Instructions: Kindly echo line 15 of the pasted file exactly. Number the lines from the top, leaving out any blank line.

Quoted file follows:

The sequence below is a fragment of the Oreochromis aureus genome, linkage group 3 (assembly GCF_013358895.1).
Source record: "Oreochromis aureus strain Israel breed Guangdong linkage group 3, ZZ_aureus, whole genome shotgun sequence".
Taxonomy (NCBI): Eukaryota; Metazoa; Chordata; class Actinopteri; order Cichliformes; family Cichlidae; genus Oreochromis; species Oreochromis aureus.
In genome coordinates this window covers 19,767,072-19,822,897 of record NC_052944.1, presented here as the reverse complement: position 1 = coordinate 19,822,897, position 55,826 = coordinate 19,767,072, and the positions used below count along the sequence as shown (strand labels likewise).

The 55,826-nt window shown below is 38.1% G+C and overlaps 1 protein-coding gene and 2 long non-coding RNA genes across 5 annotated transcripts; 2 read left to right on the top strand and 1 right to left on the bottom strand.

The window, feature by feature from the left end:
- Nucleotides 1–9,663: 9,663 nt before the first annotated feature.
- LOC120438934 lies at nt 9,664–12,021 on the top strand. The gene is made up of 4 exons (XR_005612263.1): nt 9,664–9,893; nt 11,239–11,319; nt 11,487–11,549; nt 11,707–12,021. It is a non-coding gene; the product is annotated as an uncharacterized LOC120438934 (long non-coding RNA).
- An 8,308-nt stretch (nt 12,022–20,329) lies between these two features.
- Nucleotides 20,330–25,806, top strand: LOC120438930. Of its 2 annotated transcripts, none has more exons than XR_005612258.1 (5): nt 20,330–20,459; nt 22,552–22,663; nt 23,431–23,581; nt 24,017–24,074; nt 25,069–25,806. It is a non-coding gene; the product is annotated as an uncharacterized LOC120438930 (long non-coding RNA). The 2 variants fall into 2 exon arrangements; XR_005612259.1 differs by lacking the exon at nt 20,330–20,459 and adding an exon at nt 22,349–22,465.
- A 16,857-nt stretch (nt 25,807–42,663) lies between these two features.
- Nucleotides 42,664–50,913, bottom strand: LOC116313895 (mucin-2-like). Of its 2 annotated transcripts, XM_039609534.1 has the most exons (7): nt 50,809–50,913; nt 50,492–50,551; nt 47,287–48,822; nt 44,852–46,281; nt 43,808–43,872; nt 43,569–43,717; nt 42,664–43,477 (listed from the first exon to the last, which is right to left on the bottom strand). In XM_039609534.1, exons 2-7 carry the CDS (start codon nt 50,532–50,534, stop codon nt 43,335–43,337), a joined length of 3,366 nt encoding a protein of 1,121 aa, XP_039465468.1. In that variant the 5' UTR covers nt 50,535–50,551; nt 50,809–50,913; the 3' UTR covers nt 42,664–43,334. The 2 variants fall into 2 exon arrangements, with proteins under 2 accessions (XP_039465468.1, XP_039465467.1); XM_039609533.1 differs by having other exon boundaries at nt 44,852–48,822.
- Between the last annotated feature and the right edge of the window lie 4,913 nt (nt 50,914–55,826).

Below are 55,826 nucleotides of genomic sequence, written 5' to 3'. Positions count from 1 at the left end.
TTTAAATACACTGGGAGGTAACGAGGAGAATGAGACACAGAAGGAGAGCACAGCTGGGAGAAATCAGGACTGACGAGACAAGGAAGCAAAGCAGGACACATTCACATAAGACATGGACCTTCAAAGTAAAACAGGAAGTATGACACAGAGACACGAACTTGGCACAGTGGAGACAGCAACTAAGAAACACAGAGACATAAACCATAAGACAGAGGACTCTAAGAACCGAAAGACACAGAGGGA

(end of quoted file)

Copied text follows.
TTTAAATACACTGGGAGGTAACGAGGAGAATGAGACACAGAAGGAGAGCACAGCTGGGAGAAATCAGGACTGACGAGACAAGGAAGCAAAGCAGGACACATTCACATAAGACATGGACCTTCAAAGTAAAACAGGAAGTATGACACAGAGACACGAACTTGGCACAGTGGAGACAGCAACTAAGAAACACAGAGACATAAACCATAAGACAGAGGACTCTAAGAACCGAAAGACACAGAGGGA